Tuesday, February 13, 2007

Reasons to be Cheerful

There's been a lot of interesting talk in the blogosphere about location and innovation the last few days.

Started by a NYT article, followed by Om (who is travelling in India, so clearly open to the world outside the Valley) and now carried forward by Read/Write Web.

Actually think Fred Wilson has the most straightforward take on it all.

There is no doubt as Fred said that Silicon Valley is the mother-of-all startup hubs and an important place to be seen and heard, but that doesn;t mean you have to start there. What's interesting today is not where you start, but where you end up -- and most successful start-ups end up connected to Silicon Valley in some way.

There are great arguments for Europe becoming a centre for innovation, some of which have been put forward in these pieces and some which have been countered in others.

I spoke to Kulver and his co-founder at Boso before they went to the States and I really think they had solid reasons for being excited to go. They seem to be getting some real benefits and he's right that Silicon Valley offers much better chances of just falling into things and running into people who can help a venture.

This is why it is so important to work with someone who can make these connections happen instantly because they understand what the business needs and know exactly who to connect entrepreneurs with. There are very few people who appreciate the need for this much less have the ability to do it.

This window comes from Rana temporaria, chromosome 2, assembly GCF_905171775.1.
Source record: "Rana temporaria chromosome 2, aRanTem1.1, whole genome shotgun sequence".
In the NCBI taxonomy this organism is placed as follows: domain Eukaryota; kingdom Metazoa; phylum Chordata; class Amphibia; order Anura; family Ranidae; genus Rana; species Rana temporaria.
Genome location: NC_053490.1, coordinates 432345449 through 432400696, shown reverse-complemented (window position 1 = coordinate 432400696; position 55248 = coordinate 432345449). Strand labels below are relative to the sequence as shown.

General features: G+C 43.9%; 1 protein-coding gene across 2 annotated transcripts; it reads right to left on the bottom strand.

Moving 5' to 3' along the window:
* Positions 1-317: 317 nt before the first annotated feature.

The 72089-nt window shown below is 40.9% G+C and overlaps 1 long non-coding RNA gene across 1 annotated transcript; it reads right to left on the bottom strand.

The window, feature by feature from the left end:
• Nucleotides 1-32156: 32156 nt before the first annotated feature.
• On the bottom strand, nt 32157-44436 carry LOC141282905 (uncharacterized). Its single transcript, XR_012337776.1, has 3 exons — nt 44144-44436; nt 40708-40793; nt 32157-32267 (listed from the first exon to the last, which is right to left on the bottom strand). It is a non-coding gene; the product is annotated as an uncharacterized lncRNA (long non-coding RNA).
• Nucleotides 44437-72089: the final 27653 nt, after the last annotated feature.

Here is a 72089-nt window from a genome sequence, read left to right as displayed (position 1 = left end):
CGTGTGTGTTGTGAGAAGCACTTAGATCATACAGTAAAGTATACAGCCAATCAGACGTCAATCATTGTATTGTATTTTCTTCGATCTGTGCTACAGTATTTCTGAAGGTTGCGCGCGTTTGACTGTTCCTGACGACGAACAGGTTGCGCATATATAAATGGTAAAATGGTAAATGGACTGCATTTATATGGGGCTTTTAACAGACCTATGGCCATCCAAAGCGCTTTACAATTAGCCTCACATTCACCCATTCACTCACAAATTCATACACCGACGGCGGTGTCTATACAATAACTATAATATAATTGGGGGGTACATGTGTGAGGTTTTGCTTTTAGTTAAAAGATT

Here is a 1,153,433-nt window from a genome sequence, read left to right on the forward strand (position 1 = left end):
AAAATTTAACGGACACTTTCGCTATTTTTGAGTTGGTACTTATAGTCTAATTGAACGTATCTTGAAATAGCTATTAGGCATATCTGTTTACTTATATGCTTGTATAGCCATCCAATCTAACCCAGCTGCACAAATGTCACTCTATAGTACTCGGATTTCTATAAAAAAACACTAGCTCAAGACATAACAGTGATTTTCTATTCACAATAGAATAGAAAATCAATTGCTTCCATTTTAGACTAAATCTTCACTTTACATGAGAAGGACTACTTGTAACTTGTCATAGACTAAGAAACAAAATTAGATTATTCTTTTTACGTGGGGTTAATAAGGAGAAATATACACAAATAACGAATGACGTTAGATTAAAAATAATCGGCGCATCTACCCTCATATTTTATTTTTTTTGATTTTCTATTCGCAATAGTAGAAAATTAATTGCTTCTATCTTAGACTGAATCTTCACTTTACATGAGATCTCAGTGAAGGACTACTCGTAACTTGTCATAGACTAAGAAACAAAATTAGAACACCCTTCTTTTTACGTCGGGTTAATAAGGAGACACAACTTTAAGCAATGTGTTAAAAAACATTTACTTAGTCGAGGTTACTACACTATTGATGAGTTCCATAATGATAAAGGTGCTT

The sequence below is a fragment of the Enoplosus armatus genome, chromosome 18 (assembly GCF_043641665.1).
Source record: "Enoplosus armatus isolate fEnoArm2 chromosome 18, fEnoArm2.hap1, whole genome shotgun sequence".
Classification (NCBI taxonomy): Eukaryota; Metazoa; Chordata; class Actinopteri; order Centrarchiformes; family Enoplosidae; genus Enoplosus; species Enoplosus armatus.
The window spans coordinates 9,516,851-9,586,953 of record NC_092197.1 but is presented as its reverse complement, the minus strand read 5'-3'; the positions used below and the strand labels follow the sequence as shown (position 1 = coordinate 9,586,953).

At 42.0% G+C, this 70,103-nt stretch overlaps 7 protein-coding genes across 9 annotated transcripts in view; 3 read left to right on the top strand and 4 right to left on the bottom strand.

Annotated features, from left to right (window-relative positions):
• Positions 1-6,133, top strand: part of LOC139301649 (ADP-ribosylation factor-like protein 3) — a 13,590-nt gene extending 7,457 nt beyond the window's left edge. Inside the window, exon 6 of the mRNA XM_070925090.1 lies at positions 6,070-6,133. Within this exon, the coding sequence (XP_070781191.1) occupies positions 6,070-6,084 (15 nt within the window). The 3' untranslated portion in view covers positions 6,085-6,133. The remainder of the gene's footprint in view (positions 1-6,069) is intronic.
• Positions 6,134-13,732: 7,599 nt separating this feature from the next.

If a talented entrepreneur works with the right kind of partners to help build a business based in Europe but focused on a global opportunity, the result can be very powerful - witness Skype, mySQL, Sulake, Netvibes and Last.fm to name a few.

A really smart post points out though while Silicon Valley may ace everyone in commercializing innovation, the rest of the world is an amazing petri dish for discovering great ideas:

Mobility - Korea, Japan, Taiwan, Finland lead in devices and applications

Enterprise Software - lots of new thinking - "open source" oriented from Scandinaviaand some of the emerging E. European countries

Vertical BPO - lots of neat stuff going on in India - analytical, bio tech and number of financial services processes

Security technologies - Israel

Alternative Fuels - Brazil, China - necessity more than global opportunity has fueled a lot of research and innovation

Global Markets - while most of India and China's products are aimed at the west, and not really "innovation", many in those countries are looking at their own challenges - "bottom of pyramid" opportunities and those of fragmented, multi-ethnic markets. Those solutions will be just as attractive in the west.

Public Policy - It is always invigorating to visit Singapore and Dubai. These city states, disproportionate to their size, have a history of attracting innovative companies and experimenting with business practices and policy issues.
There's a lot more to be said on this topic -- in fact the its going on apace at Vecosys -- having seen innovation and startups up close both in Europe and the States, I'm looking forward to seeing the conversation evolve.

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At 2/15/2007 05:15:00 am, Anonymous Anonymous said...

This NYT article seems to have touched more than one enterpreneur with European base/connections. :)

Ross was thinking about tools undermining innovation happening only in the Valley:


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